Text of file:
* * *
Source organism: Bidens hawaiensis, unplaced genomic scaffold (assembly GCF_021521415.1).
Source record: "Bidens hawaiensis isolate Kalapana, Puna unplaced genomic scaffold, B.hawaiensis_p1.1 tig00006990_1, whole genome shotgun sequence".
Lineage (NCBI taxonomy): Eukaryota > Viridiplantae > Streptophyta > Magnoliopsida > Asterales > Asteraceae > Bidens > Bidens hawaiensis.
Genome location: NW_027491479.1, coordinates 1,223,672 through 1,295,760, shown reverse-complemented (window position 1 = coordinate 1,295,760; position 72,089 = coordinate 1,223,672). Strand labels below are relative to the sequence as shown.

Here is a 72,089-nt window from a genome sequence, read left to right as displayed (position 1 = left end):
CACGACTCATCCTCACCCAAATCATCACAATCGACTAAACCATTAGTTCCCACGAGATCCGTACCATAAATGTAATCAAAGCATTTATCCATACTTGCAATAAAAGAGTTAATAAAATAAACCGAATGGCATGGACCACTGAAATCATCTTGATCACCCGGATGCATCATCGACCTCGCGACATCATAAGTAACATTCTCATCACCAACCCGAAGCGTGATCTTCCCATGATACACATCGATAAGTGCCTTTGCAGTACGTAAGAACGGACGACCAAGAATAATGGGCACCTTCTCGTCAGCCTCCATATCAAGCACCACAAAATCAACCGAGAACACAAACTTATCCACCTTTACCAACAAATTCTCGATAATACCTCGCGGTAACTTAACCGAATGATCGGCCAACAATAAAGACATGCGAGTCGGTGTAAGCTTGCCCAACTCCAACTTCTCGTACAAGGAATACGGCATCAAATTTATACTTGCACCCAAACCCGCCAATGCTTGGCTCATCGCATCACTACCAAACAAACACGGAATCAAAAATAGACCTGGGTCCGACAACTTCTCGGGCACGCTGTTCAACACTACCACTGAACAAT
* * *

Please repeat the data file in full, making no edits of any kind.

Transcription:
Source organism: Bidens hawaiensis, unplaced genomic scaffold (assembly GCF_021521415.1).
Source record: "Bidens hawaiensis isolate Kalapana, Puna unplaced genomic scaffold, B.hawaiensis_p1.1 tig00006990_1, whole genome shotgun sequence".
Lineage (NCBI taxonomy): Eukaryota > Viridiplantae > Streptophyta > Magnoliopsida > Asterales > Asteraceae > Bidens > Bidens hawaiensis.
Genome location: NW_027491479.1, coordinates 1,223,672 through 1,295,760, shown reverse-complemented (window position 1 = coordinate 1,295,760; position 72,089 = coordinate 1,223,672). Strand labels below are relative to the sequence as shown.

Here is a 72,089-nt window from a genome sequence, read left to right as displayed (position 1 = left end):
CACGACTCATCCTCACCCAAATCATCACAATCGACTAAACCATTAGTTCCCACGAGATCCGTACCATAAATGTAATCAAAGCATTTATCCATACTTGCAATAAAAGAGTTAATAAAATAAACCGAATGGCATGGACCACTGAAATCATCTTGATCACCCGGATGCATCATCGACCTCGCGACATCATAAGTAACATTCTCATCACCAACCCGAAGCGTGATCTTCCCATGATACACATCGATAAGTGCCTTTGCAGTACGTAAGAACGGACGACCAAGAATAATGGGCACCTTCTCGTCAGCCTCCATATCAAGCACCACAAAATCAACCGAGAACACAAACTTATCCACCTTTACCAACAAATTCTCGATAATACCTCGCGGTAACTTAACCGAATGATCGGCCAACAATAAAGACATGCGAGTCGGTGTAAGCTTGCCCAACTCCAACTTCTCGTACAAGGAATACGGCATCAAATTTATACTTGCACCCAAACCCGCCAATGCTTGGCTCATCGCATCACTACCAAACAAACACGGAATCAAAAATAGACCTGGGTCCGACAACTTCTCGGGCACGCTGTTCAACACTACCACTGAACAAT